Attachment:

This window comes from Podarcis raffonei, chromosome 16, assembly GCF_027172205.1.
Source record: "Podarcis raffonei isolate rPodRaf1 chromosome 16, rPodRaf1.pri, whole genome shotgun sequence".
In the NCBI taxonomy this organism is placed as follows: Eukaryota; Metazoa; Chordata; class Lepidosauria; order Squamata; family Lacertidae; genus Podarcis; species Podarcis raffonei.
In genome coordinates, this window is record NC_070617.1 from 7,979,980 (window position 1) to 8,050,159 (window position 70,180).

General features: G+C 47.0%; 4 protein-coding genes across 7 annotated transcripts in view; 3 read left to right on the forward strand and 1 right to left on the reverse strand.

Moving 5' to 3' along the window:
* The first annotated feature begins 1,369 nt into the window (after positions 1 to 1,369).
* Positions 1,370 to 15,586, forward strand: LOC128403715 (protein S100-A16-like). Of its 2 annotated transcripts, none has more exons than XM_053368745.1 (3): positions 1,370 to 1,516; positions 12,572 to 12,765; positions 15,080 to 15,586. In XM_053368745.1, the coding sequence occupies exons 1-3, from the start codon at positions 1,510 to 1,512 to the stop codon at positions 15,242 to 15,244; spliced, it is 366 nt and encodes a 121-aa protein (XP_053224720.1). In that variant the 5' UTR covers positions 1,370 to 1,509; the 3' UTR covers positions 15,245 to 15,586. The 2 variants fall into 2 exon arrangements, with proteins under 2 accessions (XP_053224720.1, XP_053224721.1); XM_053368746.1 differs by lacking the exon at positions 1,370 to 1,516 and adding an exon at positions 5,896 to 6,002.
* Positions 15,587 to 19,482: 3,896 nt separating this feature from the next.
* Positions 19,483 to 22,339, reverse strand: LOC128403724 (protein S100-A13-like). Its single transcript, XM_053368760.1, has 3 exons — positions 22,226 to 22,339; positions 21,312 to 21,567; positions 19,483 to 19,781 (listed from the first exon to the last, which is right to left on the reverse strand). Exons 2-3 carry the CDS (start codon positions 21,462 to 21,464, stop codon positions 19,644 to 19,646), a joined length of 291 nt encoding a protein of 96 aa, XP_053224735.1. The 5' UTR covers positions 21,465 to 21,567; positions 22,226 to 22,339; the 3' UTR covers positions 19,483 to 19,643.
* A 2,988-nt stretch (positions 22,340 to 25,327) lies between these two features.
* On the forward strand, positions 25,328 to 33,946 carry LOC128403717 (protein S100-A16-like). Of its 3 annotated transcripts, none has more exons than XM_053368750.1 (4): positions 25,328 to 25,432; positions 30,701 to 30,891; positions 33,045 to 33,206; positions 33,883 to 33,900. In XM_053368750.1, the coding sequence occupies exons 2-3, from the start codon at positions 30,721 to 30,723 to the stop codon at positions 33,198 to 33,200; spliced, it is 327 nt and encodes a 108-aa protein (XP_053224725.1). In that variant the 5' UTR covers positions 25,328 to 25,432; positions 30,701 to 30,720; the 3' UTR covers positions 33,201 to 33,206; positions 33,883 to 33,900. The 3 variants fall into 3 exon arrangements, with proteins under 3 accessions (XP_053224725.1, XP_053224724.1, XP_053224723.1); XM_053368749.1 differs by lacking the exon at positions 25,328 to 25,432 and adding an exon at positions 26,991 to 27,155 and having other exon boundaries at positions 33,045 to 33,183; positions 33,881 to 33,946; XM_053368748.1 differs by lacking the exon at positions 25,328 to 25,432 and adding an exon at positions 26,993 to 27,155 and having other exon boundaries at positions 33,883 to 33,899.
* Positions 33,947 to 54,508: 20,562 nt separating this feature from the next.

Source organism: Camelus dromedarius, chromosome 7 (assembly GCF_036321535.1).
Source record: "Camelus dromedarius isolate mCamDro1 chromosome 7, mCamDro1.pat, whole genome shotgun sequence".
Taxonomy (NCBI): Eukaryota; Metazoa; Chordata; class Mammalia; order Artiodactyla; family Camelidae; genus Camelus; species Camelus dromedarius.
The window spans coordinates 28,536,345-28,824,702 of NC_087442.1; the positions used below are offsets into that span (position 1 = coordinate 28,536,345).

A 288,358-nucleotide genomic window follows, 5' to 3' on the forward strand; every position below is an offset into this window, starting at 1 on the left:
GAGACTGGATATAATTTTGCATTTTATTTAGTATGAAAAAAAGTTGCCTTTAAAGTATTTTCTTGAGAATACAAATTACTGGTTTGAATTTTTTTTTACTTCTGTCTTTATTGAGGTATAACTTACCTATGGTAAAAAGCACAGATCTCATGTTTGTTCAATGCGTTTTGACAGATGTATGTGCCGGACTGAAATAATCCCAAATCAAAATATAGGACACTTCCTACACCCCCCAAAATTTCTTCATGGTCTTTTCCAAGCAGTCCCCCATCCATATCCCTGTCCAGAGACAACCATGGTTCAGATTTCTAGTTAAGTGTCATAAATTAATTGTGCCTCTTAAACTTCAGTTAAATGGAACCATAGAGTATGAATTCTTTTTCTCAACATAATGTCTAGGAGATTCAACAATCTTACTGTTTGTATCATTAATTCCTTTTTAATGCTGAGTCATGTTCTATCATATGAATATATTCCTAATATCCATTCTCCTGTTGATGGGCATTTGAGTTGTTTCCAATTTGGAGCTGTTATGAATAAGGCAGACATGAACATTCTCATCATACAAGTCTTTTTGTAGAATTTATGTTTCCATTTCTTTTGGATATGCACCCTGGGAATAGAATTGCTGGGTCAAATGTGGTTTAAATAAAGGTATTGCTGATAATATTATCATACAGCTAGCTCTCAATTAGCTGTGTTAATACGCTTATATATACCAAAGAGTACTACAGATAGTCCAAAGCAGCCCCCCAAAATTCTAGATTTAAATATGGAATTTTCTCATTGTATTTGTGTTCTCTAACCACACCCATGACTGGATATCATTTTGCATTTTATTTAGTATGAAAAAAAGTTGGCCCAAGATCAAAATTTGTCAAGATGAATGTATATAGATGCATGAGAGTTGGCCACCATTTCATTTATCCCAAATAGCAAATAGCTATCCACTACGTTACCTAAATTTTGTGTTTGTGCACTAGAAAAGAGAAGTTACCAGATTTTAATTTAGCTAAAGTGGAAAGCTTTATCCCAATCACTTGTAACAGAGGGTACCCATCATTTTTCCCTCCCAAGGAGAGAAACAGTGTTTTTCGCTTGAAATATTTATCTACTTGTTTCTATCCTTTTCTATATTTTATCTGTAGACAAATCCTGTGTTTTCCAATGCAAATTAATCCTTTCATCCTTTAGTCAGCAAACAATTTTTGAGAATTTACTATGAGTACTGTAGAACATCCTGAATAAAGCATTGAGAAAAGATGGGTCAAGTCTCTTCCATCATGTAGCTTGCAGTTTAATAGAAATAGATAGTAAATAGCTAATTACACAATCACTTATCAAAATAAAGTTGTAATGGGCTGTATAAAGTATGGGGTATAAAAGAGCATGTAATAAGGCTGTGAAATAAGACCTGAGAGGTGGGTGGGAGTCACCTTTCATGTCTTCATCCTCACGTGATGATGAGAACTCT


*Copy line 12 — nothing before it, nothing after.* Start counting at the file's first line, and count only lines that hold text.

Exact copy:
* On the forward strand, positions 25,328 to 33,946 carry LOC128403717 (protein S100-A16-like). Of its 3 annotated transcripts, none has more exons than XM_053368750.1 (4): positions 25,328 to 25,432; positions 30,701 to 30,891; positions 33,045 to 33,206; positions 33,883 to 33,900. In XM_053368750.1, the coding sequence occupies exons 2-3, from the start codon at positions 30,721 to 30,723 to the stop codon at positions 33,198 to 33,200; spliced, it is 327 nt and encodes a 108-aa protein (XP_053224725.1). In that variant the 5' UTR covers positions 25,328 to 25,432; positions 30,701 to 30,720; the 3' UTR covers positions 33,201 to 33,206; positions 33,883 to 33,900. The 3 variants fall into 3 exon arrangements, with proteins under 3 accessions (XP_053224725.1, XP_053224724.1, XP_053224723.1); XM_053368749.1 differs by lacking the exon at positions 25,328 to 25,432 and adding an exon at positions 26,991 to 27,155 and having other exon boundaries at positions 33,045 to 33,183; positions 33,881 to 33,946; XM_053368748.1 differs by lacking the exon at positions 25,328 to 25,432 and adding an exon at positions 26,993 to 27,155 and having other exon boundaries at positions 33,883 to 33,899.